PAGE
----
Halfway along that fence was the reinforced plastic storage unit that he had bought more than five years earlier. They used it to store the cushions that went onto the garden chairs, the parasol that shaded the table in the summer, and some small garden tools that were used regularly. The top was halfway up the fence, and Alex stepped onto it, knowing it would stand his weight as he stood up. Without a pause, he carefully rolled over the fence into his neighbour’s garden, taking the strain on the thick gloves, so as to avoid the possibility of snagging the orange suit on the wood at the top.
With his back to the Sinclair’s side of the fence, he walked quickly to their old patio doors. They were the sliding type, well-worn, and badly maintained. Alex suspected that it was unlikely Allan would think to lock them, but if he had, they would be easily forced using nothing but some strength and determination. But he had been right in his assumption, and the unlocked door slid open with a slight judder. He was in.

The house was smaller than his, but the layout was similar. He left the patio door open, and made his way into the hallway, and the stairs leading up to the bedrooms and bathroom. The music was much louder inside the house, and he did his best to keep his senses as the repetitive beat started to get inside his head. Next to a coat-stand in the hallway was an old dining chair. Alex wondered why they would have that there, but he didn’t know that they always sat on it to remove their shoes when they came in.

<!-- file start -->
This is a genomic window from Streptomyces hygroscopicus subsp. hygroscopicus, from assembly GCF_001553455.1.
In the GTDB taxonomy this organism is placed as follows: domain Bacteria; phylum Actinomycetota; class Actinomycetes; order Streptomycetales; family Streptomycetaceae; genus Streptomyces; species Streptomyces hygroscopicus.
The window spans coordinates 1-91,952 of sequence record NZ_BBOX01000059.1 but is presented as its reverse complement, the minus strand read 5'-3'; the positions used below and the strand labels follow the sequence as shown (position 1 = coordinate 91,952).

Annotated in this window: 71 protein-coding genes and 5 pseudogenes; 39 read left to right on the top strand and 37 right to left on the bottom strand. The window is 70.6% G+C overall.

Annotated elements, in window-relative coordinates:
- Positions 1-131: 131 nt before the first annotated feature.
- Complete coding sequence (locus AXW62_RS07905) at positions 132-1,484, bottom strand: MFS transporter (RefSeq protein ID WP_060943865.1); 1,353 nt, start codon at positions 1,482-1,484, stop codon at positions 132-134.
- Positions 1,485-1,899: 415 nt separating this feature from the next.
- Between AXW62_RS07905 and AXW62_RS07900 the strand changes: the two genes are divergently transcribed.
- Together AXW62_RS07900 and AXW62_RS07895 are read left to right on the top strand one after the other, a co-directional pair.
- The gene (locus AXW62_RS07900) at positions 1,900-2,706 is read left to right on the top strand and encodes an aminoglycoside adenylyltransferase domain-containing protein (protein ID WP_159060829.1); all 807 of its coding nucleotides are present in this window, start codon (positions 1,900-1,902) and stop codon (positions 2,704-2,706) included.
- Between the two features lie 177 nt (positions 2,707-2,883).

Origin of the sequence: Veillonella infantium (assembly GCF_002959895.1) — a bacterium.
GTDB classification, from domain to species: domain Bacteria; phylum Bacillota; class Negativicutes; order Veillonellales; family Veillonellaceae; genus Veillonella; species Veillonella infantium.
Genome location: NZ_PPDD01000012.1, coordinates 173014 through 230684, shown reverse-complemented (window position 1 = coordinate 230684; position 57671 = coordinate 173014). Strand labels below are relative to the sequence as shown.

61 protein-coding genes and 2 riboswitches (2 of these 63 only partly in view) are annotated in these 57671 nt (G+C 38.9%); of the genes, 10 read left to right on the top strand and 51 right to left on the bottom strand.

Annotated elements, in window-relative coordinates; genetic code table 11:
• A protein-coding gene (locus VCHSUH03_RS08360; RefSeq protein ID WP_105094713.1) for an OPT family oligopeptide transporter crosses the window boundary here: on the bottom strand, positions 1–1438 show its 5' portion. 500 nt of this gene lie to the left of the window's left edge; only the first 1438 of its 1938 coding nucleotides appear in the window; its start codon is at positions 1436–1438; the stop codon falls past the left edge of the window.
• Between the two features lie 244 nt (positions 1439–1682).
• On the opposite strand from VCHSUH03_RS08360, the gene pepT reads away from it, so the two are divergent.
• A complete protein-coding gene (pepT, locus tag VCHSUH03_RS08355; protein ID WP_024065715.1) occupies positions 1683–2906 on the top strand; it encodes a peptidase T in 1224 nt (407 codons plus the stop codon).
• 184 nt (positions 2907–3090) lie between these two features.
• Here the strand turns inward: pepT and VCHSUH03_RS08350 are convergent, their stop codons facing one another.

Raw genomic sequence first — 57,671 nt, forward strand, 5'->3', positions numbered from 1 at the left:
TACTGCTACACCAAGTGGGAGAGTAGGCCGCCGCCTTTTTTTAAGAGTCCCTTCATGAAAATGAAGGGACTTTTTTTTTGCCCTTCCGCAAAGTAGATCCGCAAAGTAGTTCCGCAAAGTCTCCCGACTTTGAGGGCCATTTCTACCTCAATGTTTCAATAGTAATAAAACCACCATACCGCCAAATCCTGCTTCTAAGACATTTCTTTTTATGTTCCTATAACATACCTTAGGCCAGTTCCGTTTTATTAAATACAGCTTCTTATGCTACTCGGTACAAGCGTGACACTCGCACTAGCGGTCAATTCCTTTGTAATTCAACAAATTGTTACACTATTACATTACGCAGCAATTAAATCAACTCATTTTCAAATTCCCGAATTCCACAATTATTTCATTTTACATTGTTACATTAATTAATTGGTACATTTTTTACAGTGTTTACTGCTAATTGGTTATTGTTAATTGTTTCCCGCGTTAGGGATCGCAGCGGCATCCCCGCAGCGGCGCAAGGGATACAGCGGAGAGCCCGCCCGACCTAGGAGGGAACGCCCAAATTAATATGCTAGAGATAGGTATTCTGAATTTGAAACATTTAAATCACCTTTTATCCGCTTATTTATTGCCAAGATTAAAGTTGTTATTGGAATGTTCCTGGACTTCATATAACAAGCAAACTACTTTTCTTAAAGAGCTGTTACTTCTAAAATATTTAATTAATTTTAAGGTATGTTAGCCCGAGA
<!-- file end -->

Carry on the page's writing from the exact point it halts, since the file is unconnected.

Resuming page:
He turned the chair on its side, and pushed his foot against it util one of the legs cracked. Wiggling it with a gloved hand, it came free, and he hefted it against his palm. It would do. He knew that the boy’s room was the one at the back, facing the garden, and he walked upstairs onto the landing, opening the door quietly, but without hesitation.

Allan was asleep on his bed. The music never stopped him dropping off, and it had felt like a long day since his parents had left after breakfast. He had decided that he would have a nap, and microwave the spaghetti bolognese later, once he woke up.

Alex brought the chair leg down hard on the back of Allan’s head, close to the base of his skull. He had reasoned the blow wouldn’t kill the boy, but should sufficiently incapacitate him. He pulled up the neck of the youngster’s T-shirt, in case the injury bled too much, before dragging him off the bed, and out onto the landing. The wound had started to bleed somewhat, but most seemed to be dripping onto the protective suit, so that was fine. Taking a grip under the arms, he rested the chair leg on Allan’s chest, as he dragged him backwards down the stairs. The boy was lighter than he had anticipated, and it was remarkably easy. Next to the broken chair in the hallway, he crouched behind the boy, supporting his back against his own knees. Picking up the chair leg again, he pressed it hard against Allan’s neck, using both hands to apply pressure. That roused the boy in a panic, but too late to do anything about it. Alex watched as the life drained from him, his breathing stopped by the pressure of the wood across his throat. A gargling sound came from Allan’s mouth, the last sound he would ever make.